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Respiration. 2009 November; 79(1): 76.
Published online 2008 June 18. doi:  10.1159/000140696
PMCID: PMC2834257

Extensive Pulmonary Laceration in Pediatric Trauma

A 5-year-old male with a history of frequent upper respiratory infections presented following a motor vehicle crash as an unrestrained, ejected passenger. CT of the chest and abdomen showed a small liver laceration, multifocal peripheral lung opacities (fig. (fig.1,1, black arrows) and extensive lung laceration (fig. (fig.1,1, white arrow). The patient required supplemental oxygen, but no surgical intervention. Due to fever, the patient underwent bronchoscopy revealing hemorrhagic large airways, and bronchoalveolar lavage showed erythrocytes and few inflammatory cells; all stains and cultures were negative for microorganisms. After 72 h, an air-fluid level worsened within the posterior lung cyst. Following treatment with antibiotics, repeat imaging showed complete resolution of lung contusions and improvement of the laceration. This case provides an example of pulmonary contusion, the most common injury reported in severe pediatric blunt trauma, accompanied with extensive pulmonary laceration, an infrequent manifestation of chest trauma that can mimic lung abscess. Pulmonary laceration often occurs in coup/contra-coup areas, is frequently most severe in the posterior lung (due to shear stress) and can be complicated by hemorrhage or superinfection. As opposed to adults, pulmonary laceration occurs in children due to shear effects propagated by a relatively compliant chest wall. As in our case, most pulmonary lacerations will improve with appropriate supportive care.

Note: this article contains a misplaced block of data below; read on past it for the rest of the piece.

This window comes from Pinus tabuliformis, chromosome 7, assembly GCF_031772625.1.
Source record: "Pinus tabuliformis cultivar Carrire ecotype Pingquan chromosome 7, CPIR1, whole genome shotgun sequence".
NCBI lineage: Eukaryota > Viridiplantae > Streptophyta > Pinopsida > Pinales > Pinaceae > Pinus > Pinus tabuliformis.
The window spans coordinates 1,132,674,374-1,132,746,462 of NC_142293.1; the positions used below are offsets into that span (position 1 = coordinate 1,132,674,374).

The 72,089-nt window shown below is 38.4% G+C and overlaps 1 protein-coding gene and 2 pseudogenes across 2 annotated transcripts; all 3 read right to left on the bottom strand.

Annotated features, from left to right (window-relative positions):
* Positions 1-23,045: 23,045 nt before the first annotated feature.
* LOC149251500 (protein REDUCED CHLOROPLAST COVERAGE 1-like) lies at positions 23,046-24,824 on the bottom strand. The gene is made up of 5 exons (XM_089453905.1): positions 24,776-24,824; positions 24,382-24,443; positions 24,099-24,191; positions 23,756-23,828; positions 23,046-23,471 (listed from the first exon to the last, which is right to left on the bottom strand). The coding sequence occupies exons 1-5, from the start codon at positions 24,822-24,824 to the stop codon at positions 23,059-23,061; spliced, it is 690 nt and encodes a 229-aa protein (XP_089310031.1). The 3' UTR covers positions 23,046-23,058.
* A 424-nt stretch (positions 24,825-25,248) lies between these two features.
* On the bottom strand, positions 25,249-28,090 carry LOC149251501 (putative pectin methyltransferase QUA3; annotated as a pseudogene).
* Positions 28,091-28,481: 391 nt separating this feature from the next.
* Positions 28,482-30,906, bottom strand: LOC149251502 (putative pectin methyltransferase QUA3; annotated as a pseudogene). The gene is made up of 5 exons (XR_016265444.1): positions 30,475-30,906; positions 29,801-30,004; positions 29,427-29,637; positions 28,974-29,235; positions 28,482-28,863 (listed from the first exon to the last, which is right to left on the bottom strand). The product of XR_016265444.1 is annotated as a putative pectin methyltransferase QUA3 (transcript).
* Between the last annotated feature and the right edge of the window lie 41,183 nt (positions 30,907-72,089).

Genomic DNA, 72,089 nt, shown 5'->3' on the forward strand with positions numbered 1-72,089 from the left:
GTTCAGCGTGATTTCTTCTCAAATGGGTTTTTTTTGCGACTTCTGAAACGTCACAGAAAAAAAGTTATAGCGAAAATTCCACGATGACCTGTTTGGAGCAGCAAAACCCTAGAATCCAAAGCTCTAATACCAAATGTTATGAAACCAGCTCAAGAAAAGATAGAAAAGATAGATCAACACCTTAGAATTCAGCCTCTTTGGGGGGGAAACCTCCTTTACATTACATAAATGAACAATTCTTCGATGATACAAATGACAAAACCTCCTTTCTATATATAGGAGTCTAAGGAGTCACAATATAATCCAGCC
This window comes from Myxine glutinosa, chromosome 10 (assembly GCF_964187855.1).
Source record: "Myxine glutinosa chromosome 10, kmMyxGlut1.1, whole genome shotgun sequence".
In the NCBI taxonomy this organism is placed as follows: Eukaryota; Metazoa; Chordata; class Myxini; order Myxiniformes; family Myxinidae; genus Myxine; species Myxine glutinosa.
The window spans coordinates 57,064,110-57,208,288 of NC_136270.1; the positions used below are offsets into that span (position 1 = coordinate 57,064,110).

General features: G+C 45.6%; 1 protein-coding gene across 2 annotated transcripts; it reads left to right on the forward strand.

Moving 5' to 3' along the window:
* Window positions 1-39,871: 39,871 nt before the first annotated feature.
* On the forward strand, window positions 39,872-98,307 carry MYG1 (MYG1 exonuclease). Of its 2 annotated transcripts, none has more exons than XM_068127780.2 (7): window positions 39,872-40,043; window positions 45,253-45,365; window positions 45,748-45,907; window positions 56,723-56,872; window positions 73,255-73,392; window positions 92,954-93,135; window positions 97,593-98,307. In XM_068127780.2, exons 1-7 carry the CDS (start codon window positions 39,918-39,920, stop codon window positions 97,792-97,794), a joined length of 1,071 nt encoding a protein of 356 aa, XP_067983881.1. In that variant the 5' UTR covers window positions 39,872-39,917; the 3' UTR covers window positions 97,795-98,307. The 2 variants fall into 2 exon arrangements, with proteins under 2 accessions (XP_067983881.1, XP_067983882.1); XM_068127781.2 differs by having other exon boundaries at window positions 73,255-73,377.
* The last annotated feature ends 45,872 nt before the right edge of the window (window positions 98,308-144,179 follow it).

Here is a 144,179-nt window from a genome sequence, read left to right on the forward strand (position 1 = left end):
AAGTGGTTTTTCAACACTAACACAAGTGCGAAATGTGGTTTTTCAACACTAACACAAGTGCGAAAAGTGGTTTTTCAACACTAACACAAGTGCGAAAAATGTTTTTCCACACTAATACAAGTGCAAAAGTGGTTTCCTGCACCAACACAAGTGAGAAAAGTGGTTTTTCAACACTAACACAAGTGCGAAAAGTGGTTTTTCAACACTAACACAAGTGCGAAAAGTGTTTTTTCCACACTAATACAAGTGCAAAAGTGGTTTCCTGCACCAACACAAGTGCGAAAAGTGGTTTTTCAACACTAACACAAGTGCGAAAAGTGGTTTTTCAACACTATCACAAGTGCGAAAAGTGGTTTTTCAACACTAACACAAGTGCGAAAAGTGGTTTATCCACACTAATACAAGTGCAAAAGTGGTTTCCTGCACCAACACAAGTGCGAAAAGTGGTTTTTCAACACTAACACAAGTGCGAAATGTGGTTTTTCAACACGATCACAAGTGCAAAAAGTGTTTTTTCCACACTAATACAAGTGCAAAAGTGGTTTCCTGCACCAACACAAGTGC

Fig. 1
Axial (a) and coronal (b) thoracic CT images demonstrating multifocal pulmonary contusions (black arrows) and a large posterior lung laceration (white arrows).


Supported by NIH K23 DK075788-01 (S.M.R.).


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Articles from Respiration are provided here courtesy of Karger Publishers